We investigated the cell-killing efficacy of UV light on cancer cells expressing GFP in the nucleus and RFP in the cytoplasm (dual-color cells). After exposure to various doses of UVA, UVB, or UVC, apoptotic and viable cells were quantitated under fluorescence microscopy using dual-color 143B human osteosarcoma cells, HT-1080 human fibrosarcoma cells, Lewis lung carcinoma (LLC), and XPA-1 human pancreatic cancer cells in vitro. UV-induced cancer cell death was wave-length and dose dependent, as well as cell-line dependent. After UVA exposure, most cells were viable even when the UV dose was increased up to 200 J/m(2). With UVB irradiation, cell death was observed with irradiation at 50 J/m(2). For UVC, as little as 25 J/m(2) UVC irradiation killed approximately 70% of the 143B dual-color cells. This dose of UVB or UVA had almost no effect on the cancer cells. UV-induced cancer cell death varied among the cell lines. Cell death began about 4 h after irradiation and continued until 10 h after irradiation. UVC exposure also suppressed cancer cell growth in nude mice in a model of minimal residual cancer (MRC). No apparent side effects of UVC exposure were observed. This study opens up the possibility of UVC treatment for MRC after surgical resection.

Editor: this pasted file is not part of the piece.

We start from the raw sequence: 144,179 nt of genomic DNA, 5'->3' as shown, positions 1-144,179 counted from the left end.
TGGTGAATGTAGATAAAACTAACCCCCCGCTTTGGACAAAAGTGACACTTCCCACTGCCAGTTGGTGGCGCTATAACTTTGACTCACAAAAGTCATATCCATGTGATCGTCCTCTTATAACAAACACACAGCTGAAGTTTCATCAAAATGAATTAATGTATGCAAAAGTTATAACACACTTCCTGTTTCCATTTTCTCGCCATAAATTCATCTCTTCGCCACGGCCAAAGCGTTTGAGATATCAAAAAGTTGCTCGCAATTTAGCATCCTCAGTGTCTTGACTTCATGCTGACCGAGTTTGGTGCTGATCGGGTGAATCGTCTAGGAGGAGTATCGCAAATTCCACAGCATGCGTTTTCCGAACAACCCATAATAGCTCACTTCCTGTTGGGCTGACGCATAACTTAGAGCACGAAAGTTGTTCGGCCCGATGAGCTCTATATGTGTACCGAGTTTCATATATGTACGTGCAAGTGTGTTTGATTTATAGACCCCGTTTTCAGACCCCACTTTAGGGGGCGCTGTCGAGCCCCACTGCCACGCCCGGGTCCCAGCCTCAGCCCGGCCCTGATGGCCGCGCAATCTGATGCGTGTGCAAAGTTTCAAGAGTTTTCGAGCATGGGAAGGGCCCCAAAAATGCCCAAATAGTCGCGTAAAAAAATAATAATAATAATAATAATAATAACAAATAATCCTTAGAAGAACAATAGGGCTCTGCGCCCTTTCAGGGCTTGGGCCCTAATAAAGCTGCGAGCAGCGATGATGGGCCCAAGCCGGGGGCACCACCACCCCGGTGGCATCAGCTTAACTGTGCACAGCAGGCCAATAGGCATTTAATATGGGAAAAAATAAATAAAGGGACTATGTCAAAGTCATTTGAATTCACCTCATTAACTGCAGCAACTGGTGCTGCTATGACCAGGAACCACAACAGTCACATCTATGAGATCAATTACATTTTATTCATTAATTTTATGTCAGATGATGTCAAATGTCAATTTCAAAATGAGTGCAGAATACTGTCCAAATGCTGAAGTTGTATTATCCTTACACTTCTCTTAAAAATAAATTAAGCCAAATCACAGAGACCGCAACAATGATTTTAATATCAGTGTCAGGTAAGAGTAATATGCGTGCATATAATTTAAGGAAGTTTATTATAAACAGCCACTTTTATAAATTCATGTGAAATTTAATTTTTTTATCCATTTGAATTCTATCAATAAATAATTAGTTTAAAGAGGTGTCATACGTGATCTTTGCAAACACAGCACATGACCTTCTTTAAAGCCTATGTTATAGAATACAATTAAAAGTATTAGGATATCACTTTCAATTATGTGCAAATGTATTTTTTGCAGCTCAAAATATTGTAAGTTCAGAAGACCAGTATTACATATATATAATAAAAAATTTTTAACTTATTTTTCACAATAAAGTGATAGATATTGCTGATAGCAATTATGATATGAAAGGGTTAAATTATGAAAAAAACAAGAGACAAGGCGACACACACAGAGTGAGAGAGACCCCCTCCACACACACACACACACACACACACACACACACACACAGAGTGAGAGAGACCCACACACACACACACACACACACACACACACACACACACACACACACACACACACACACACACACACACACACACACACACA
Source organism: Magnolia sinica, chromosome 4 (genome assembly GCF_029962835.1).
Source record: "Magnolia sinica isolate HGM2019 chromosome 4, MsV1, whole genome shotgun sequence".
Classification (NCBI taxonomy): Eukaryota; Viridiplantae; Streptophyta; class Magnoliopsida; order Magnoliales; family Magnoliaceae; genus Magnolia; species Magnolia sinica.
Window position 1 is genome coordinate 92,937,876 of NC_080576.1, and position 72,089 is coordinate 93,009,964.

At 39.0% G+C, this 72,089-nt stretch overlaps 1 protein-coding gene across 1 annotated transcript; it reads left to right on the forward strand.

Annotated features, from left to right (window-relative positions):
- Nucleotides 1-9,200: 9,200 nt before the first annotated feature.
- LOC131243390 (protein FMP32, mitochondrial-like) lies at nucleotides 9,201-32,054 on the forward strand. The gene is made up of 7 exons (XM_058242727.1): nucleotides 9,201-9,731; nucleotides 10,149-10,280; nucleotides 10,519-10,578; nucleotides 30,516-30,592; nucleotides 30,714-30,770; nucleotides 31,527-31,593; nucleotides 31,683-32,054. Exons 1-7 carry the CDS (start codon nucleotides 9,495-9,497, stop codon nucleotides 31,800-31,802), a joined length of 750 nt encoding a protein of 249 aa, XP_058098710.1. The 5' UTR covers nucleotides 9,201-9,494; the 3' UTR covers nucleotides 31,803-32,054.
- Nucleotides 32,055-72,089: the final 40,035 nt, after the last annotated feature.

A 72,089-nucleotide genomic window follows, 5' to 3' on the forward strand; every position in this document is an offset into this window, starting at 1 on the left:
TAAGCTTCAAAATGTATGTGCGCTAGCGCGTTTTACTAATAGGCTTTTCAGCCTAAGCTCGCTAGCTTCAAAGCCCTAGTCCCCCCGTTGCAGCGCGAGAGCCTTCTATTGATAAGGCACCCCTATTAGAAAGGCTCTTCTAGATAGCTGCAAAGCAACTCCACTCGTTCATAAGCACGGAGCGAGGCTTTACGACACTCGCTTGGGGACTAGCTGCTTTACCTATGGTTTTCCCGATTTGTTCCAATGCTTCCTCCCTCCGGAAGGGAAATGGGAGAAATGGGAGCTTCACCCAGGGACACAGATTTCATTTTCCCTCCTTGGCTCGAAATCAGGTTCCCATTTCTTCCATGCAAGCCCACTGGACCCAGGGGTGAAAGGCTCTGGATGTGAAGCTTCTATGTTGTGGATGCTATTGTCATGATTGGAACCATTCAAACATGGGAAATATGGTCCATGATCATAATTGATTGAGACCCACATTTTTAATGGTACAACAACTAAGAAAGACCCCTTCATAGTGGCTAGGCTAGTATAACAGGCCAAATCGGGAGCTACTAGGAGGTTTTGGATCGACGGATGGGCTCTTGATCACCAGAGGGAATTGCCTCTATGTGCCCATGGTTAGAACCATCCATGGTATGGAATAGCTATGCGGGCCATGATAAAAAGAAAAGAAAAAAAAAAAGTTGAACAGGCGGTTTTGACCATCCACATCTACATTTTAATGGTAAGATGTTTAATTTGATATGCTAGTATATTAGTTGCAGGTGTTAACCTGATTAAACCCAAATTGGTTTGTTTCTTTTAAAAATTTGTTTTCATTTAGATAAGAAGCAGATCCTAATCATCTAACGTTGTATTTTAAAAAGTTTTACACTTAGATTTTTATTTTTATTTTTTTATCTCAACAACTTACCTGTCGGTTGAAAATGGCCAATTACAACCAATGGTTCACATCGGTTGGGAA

(c) 2010 Wiley-Liss, Inc.